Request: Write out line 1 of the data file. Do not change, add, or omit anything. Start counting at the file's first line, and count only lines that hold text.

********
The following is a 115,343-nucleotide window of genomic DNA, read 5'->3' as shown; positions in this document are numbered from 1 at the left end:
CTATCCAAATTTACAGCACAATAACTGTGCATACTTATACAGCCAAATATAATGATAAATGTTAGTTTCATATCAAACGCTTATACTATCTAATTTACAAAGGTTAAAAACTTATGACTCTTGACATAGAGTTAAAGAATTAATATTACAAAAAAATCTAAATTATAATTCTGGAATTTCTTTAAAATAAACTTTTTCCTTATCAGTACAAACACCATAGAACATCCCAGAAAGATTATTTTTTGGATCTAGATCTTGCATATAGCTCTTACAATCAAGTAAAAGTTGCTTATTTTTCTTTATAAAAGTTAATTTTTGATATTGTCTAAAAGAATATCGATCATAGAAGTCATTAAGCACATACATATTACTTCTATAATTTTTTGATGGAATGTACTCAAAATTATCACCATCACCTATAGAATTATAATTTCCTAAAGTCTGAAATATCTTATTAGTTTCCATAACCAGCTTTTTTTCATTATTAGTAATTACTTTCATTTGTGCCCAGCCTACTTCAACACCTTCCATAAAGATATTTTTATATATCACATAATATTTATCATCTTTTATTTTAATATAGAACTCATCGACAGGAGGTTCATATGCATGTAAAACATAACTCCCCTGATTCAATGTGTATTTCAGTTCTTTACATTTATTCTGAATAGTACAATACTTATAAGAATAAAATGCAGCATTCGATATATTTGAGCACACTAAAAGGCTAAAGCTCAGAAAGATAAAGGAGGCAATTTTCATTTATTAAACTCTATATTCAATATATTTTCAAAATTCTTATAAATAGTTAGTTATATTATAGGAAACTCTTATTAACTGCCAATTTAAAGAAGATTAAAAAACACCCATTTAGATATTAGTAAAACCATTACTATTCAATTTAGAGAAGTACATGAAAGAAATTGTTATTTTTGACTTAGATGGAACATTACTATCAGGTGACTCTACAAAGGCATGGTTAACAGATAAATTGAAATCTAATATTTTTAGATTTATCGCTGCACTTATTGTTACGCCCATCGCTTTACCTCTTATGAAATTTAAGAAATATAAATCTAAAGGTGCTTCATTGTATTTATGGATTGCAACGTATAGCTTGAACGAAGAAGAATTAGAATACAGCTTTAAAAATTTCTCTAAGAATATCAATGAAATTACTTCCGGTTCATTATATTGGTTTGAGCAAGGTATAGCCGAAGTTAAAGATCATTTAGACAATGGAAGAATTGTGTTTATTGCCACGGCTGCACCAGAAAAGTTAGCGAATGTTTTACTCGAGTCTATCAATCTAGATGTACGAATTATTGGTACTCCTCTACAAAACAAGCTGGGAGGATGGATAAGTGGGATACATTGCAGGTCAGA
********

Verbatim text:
The following is a 115,343-nucleotide window of genomic DNA, read 5'->3' as shown; positions in this document are numbered from 1 at the left end: